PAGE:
Dozens of bikes and cars driving on Waimārama Beach is a bad omen for the summer season and it is only a matter of time before someone gets hurt, a longtime local resident says.
And two Hastings District councillors say Waimārama's issues will, and should, start a wider conversation about the future of vehicles on beaches in Hawke's Bay.
Nges Anaru and her family, walking their dog on Saturday, were shocked by the number of bikes and cars "going up and down" the beach.
"We do get busy but it usually starts on Labour weekend. This was like a normal summer day."
Even more shocking was their behaviour, she said, adding the riders showed a "lack of respect or consideration" for other beachgoers, especially children on the beach.
"We were really angry when we saw it ... once it starts on the beach, it starts on the roads."
Based on the weekend's antics, Anaru said this summer season looked like it was going to be "terrible".
Anaru worried without action being taken to address the driving behaviour, "someone could get hurt", but was on the fence about a complete driving ban.
"I know a lot of locals want to put gates up so they can't do things like that but they will just find a way in."
The existing beach driving ban in front of the surf club takes effect from Labour weekend and runs until April 1.
Drivers must also adhere to road rules including a 20km/h speed limit on all Hastings beaches, quad drivers and motorbike riders are required to wear helmets, and no pillion passengers are allowed on quads.
A Hastings District Council spokeswoman said a request had been made in the council's 2021-31 Long-Term Plan to install a vehicle ban at Waimārama Beach which the council had resolved to investigate.
"The process of changing the bylaw is complex and will require widespread consultation with the community, which would all take time," the spokeswoman said,
Waimārama-based councillor Bayden Barber said he was concerned about the weekend's behaviour and said it had become "more of an issue".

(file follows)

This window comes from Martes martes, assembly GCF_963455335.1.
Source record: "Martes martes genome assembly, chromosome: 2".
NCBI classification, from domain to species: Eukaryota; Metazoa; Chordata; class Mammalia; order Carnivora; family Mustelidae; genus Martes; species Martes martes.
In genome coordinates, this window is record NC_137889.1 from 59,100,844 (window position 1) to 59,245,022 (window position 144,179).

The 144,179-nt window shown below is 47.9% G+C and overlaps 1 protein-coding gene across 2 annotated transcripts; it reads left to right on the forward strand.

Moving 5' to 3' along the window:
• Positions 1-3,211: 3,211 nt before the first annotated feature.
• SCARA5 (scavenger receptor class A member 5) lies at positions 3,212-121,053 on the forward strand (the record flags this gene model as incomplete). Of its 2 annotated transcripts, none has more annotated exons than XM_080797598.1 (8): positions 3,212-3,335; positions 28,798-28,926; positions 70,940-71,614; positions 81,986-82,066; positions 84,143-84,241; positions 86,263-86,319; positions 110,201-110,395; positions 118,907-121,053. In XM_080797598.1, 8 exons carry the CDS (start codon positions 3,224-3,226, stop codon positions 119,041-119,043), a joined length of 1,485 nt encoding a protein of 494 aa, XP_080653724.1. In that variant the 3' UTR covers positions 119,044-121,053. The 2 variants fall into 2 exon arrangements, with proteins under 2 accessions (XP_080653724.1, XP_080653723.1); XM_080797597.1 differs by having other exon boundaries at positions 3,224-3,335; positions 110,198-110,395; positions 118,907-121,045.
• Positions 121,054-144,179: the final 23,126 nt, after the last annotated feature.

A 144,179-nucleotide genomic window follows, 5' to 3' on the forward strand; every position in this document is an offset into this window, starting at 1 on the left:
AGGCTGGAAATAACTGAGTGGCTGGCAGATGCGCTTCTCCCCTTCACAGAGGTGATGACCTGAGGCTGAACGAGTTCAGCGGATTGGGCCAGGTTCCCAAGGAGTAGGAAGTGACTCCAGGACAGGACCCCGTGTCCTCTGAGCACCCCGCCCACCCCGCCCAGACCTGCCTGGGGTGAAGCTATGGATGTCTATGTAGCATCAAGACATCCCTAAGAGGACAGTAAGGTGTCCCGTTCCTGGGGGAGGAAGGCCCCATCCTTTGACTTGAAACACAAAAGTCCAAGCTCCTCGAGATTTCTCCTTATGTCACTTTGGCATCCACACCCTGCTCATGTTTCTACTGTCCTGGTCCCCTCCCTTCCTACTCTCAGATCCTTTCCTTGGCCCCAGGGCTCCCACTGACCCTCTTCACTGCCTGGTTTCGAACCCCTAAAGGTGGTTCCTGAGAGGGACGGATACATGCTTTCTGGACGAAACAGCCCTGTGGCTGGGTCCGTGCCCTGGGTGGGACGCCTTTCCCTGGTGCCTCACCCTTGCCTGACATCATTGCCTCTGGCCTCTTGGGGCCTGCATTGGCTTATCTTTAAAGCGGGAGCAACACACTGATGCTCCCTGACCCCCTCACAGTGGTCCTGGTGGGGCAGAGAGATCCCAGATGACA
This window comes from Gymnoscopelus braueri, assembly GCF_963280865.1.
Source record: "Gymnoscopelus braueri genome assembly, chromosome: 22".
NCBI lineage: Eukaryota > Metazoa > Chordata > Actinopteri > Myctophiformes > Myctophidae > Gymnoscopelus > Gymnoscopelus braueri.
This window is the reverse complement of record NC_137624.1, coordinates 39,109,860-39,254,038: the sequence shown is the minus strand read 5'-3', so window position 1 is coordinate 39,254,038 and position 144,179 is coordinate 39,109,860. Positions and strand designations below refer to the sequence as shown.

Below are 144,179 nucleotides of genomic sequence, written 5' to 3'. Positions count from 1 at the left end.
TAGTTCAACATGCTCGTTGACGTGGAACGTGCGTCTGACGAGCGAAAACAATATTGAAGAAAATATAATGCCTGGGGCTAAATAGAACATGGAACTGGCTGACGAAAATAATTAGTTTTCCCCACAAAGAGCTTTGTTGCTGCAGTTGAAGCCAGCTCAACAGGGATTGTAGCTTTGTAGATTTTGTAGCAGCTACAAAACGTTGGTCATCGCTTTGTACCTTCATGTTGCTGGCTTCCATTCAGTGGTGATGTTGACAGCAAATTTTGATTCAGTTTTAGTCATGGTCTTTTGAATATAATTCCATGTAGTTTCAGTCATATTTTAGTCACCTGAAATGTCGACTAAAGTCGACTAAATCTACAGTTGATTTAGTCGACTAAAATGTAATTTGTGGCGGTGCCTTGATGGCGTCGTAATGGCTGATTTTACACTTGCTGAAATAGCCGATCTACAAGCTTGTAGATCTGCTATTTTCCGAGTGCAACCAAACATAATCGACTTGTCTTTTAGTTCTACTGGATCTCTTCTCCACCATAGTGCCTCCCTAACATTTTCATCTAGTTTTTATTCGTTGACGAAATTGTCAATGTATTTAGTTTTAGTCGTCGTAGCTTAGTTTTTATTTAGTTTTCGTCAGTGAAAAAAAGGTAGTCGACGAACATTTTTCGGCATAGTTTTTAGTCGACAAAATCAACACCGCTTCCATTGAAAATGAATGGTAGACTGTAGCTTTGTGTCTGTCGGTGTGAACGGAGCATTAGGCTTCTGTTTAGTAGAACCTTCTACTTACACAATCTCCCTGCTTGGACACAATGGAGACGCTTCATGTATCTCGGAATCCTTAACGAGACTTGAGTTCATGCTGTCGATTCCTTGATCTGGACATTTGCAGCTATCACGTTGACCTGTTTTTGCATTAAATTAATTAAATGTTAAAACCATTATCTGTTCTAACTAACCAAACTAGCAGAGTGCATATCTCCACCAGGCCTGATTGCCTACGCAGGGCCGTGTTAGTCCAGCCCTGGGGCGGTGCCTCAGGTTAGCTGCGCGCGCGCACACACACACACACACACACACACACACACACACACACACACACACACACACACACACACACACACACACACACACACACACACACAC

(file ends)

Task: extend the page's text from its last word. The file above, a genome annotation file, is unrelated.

"The number of cars, trailers with dirtbikes and 4x4 on the back - every last one under the sun was on the beach."
During level 3 lockdown, Barber said his 7-year-old daughter was almost hit by an SUV that came up behind his family while they were out for a walk.
He said locals had "had enough", especially those on the north end of the beach.
"We're going to have to do something about it.
"We need to move fast on it because we've got people's safety at risk.
"The worst thing would be for someone to have an accident on the beach."
It wasn't just about the safety risk, but also the environmental impacts, Barber said.
"There's going to be a conversation here in this community, and probably wider Hawke's Bay, about the vehicle ban and extending that."
Fellow Waimārama-based councillor Sophie Siers agreed, saying vehicles on the beach had been an issue for years.
"We have heard from our community both formally and informally that they want to look at solutions to resolve the issue."
She said the planned bylaw consultation was a great opportunity for the community to share how they want to interact with the environment through leisure activities and that it was something that needed to be discussed as a region.
"I'm excited about working on this issue and finding a positive way forward."
A police spokesperson said local staff were not aware of any issues over the weekend but had a "robust summer period policing plan" focusing on popular holiday times starting Labour weekend.